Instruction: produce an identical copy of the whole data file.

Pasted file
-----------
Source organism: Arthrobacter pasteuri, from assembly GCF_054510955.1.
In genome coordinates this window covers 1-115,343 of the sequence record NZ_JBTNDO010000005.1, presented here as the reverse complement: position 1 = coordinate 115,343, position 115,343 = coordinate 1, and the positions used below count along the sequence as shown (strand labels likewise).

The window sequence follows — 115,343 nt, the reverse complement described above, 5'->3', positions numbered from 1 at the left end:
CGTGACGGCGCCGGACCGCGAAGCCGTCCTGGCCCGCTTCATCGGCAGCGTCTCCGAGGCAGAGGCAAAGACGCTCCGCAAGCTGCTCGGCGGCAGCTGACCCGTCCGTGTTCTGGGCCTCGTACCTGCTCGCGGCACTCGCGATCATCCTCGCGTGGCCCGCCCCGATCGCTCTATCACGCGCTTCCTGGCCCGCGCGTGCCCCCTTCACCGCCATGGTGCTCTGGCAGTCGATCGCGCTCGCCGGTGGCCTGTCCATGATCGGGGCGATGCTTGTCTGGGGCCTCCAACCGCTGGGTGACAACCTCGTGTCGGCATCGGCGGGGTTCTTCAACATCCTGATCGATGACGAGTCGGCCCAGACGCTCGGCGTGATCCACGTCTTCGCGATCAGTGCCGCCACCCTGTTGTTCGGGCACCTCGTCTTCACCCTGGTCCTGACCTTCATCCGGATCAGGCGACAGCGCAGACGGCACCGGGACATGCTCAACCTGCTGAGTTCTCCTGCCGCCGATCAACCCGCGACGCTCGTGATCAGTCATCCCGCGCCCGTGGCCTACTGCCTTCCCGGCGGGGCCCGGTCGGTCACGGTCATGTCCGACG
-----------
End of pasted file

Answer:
Source organism: Arthrobacter pasteuri, from assembly GCF_054510955.1.
In genome coordinates this window covers 1-115,343 of the sequence record NZ_JBTNDO010000005.1, presented here as the reverse complement: position 1 = coordinate 115,343, position 115,343 = coordinate 1, and the positions used below count along the sequence as shown (strand labels likewise).

The window sequence follows — 115,343 nt, the reverse complement described above, 5'->3', positions numbered from 1 at the left end:
CGTGACGGCGCCGGACCGCGAAGCCGTCCTGGCCCGCTTCATCGGCAGCGTCTCCGAGGCAGAGGCAAAGACGCTCCGCAAGCTGCTCGGCGGCAGCTGACCCGTCCGTGTTCTGGGCCTCGTACCTGCTCGCGGCACTCGCGATCATCCTCGCGTGGCCCGCCCCGATCGCTCTATCACGCGCTTCCTGGCCCGCGCGTGCCCCCTTCACCGCCATGGTGCTCTGGCAGTCGATCGCGCTCGCCGGTGGCCTGTCCATGATCGGGGCGATGCTTGTCTGGGGCCTCCAACCGCTGGGTGACAACCTCGTGTCGGCATCGGCGGGGTTCTTCAACATCCTGATCGATGACGAGTCGGCCCAGACGCTCGGCGTGATCCACGTCTTCGCGATCAGTGCCGCCACCCTGTTGTTCGGGCACCTCGTCTTCACCCTGGTCCTGACCTTCATCCGGATCAGGCGACAGCGCAGACGGCACCGGGACATGCTCAACCTGCTGAGTTCTCCTGCCGCCGATCAACCCGCGACGCTCGTGATCAGTCATCCCGCGCCCGTGGCCTACTGCCTTCCCGGCGGGGCCCGGTCGGTCACGGTCATGTCCGACG